The Side of Sam Altman You May Not Know: Global Fintech Investor

Sam Altman, CEO of OpenAI, has a lot on his plate: Overseeing a cutting edge startup valued at $80 billion, being investigated by the SEC regarding investor communications at Open AI, and coping with a lawsuit brought by Elon Musk against OpenAI and himself. 

What is far less known is that he is a global fintech investor.

Aside from being a champion of the use of Generative AI in an expanding array of business and everyday activities, Altman is also an active investor in fintech firms and a supporter of related financial projects.  

According to a CB Insights report, since 2019, Altman’s investment in fintech has focused on three startups.  He has also participated in one cryptocurrency project.  All aim to bring greater efficiencies and broader access to financial services and – in at least one instance – the investment brings a great deal of controversy to global financial practices.   Their names are Slope, Routable, Wave and the Worldcoin project.  

CB Insights also finds that Altman has been investing in startups since 2010 and as both an angel and VC investor, has made over 100 investments to date including in firms such as payment processor Stripe, Reddit and Instacart. 

Research from NFX Ventures puts the total number of Altman’s investments closer to 144 startups with a focus on seed and Series A rounds.

Altman is also the founder of venture capital firm Hydrazine Capital and the investment fund, Apollo Projects, launched with his brothers Max and Jack Altman, and the sole owner of OpenAI Startup Fund, launched in 2021.

The latter’s goal is to invest in “big idea” AI startups and projects, such as the fund’s participation along with Jeff Bezos in a $675 million funding round in February in Figure AI, a builder of human-like robots. 

Since 2019, Sam Altman’s investment reach has been broad, encompassing sectors that range from aviation to energy, to AI technology to industrials, healthcare and fintech.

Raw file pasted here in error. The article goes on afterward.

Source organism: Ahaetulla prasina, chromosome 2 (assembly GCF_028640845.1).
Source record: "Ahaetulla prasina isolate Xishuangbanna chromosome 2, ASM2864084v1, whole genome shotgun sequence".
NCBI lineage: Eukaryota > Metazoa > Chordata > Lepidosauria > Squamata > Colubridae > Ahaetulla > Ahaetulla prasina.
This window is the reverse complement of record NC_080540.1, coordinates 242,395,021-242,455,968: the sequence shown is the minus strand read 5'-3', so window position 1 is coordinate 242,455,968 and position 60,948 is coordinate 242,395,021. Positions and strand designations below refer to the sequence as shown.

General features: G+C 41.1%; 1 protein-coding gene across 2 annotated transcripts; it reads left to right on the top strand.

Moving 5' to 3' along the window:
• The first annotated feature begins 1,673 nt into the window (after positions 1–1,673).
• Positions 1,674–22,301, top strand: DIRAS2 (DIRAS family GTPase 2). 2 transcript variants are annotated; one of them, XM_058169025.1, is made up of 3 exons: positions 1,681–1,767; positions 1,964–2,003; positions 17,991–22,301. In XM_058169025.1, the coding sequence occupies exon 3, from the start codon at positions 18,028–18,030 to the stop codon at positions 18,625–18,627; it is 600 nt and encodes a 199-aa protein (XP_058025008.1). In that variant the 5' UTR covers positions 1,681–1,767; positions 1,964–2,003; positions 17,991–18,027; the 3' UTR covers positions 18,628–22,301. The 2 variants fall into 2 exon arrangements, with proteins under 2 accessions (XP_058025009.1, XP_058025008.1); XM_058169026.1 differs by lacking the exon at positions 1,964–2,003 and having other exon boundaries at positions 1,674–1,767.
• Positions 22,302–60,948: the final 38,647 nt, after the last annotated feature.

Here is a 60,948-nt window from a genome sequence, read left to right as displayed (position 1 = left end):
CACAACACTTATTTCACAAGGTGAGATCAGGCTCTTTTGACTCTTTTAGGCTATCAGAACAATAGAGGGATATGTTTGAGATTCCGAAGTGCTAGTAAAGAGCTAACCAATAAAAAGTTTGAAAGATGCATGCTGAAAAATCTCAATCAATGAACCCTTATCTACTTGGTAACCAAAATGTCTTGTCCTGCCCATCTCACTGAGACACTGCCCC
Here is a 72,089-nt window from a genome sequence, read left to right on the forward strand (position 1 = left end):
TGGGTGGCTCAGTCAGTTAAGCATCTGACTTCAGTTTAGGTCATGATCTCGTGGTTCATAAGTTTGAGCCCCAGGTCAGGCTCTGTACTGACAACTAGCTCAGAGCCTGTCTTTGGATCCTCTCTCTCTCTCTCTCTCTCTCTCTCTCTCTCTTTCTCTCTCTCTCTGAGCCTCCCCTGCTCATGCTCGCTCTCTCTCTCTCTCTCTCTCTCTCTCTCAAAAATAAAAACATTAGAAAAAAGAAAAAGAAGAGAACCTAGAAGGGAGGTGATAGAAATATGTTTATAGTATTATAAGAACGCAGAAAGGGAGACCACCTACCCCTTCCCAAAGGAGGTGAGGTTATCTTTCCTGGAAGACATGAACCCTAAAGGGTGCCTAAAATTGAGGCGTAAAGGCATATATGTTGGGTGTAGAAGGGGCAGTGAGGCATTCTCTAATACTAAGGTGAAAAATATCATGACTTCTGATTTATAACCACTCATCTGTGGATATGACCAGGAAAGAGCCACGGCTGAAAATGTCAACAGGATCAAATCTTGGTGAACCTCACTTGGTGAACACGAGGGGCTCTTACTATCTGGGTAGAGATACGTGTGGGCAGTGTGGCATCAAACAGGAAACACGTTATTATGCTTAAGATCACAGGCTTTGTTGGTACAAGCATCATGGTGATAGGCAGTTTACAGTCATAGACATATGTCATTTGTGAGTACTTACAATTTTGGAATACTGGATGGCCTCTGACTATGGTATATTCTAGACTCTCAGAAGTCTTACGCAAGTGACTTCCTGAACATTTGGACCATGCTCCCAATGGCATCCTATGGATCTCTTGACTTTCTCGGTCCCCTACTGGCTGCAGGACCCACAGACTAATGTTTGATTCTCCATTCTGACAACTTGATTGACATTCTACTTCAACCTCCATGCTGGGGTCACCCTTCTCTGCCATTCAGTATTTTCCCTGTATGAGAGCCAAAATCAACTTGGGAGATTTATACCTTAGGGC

However, in the fintech arena, Altman has been a bit more focused on payment systems and processing.

Here is a summary of the three fintech firms he has backed since 2019:

Slope: B2B payments

Slope co-founder Lawrence Lin Murata learned a valuable lesson when growing up in a family that ran a small business.  The lesson:  B2B payment transactions can be endlessly manual, messy and quite painful.  There had to be a better way.

The result was Slope, a San Francisco-based fintech launched with co-founder Alice Deng that aims to bring the power of generative AI to B2B payment operations.

Slope started its B2B payment innovation efforts in 2021 as a startup accepted into the Y Combinator accelerator program, an organization previously headed up by investor Sam Altman from 2014 to 2019. 

According to co-founder Alice Deng, after a year of working with and talking to B2B businesses, the pain points for customers faced with legacy B2B transactions were obvious: 

“Hundred million dollar businesses hire large finance teams to reconcile invoices and perform collections, wholesalers accept manual wire and checks that take 7 to 10 days to hit accounts, and tech-forward platforms manually create invoices to accept milestone payments,” notes Deng in a Slope blog post.

Slope initiated its payments modernization efforts by introducing a platform to provide buy now pay later financing solutions to merchants, allowing their buyers to make payments in installments in an automated manner.

Expansion into other B2B areas followed with a suite of tools and APIs for online payment processing and order-to-cash workflow automation including checkout, customer and vendor risk assessment, payment reconciliation, cash and collections management. 

In April of last year, Slope introduced SlopeGPT, a risk and fraud engine powered by the ChatGPT large language model, and it is expected that this system will allow the firm to offer superior B2B risk management capabilities.

In September, Slope raised $30 million in venture funding from Sam Altman, Union Square Ventures and other investors, bringing the total amount of funding raised to date to $187 million.  Sam Altman is also advising the firm on product and technological development that employs AI, according to a Fintech Futures report.